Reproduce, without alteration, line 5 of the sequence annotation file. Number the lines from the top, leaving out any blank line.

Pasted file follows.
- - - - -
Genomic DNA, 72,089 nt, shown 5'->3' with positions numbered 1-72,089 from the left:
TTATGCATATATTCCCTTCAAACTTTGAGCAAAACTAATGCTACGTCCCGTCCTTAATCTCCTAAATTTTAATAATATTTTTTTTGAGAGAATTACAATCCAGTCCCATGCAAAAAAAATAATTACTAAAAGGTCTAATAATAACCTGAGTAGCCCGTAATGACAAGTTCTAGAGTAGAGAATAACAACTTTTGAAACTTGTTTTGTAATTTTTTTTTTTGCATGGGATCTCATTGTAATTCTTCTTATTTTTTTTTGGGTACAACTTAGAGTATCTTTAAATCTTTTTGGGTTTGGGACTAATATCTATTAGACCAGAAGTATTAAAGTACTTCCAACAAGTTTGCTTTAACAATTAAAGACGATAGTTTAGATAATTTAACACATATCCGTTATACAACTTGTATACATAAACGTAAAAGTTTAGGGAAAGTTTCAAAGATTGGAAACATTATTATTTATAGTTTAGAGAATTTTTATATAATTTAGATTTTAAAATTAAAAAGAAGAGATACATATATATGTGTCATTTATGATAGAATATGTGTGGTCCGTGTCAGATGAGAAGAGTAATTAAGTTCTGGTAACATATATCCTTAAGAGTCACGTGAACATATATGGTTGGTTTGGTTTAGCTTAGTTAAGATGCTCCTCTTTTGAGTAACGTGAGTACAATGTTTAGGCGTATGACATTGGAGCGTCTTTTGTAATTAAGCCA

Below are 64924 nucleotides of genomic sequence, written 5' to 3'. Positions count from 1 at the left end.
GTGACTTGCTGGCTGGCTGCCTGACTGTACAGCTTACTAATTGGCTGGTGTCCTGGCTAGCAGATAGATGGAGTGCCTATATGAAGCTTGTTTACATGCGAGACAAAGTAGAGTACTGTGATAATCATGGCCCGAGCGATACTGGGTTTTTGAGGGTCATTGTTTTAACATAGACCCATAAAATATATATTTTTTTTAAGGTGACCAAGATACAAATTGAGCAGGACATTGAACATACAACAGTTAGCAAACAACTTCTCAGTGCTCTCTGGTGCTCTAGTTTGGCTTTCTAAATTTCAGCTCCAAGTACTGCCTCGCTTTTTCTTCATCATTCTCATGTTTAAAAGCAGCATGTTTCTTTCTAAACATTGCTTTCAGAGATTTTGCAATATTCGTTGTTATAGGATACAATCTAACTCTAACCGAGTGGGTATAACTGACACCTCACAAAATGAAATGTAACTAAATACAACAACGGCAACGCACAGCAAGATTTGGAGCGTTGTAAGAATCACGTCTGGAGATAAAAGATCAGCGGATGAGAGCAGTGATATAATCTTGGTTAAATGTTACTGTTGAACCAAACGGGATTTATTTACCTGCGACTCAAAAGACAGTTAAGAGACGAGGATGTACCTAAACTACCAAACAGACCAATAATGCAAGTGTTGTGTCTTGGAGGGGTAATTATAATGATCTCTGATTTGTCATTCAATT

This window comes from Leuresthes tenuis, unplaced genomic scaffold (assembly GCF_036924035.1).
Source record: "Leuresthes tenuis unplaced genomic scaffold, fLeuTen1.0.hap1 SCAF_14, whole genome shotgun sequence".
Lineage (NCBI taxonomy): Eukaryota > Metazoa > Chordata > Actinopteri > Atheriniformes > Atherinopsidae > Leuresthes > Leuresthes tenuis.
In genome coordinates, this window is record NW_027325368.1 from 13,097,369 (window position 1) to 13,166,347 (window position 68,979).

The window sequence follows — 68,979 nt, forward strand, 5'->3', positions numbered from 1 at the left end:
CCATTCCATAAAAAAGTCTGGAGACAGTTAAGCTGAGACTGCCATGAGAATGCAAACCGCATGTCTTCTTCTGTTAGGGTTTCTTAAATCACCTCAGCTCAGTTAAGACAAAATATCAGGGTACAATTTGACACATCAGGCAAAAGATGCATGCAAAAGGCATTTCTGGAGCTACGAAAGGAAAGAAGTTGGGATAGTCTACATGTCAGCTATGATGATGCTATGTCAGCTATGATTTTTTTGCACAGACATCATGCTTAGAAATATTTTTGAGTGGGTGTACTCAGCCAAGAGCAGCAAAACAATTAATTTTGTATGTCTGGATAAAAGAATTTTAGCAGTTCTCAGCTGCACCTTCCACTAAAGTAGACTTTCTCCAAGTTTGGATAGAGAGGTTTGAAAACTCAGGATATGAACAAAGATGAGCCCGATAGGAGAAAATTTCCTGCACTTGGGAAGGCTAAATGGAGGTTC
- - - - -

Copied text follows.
This window comes from Leuresthes tenuis, unplaced genomic scaffold (assembly GCF_036924035.1).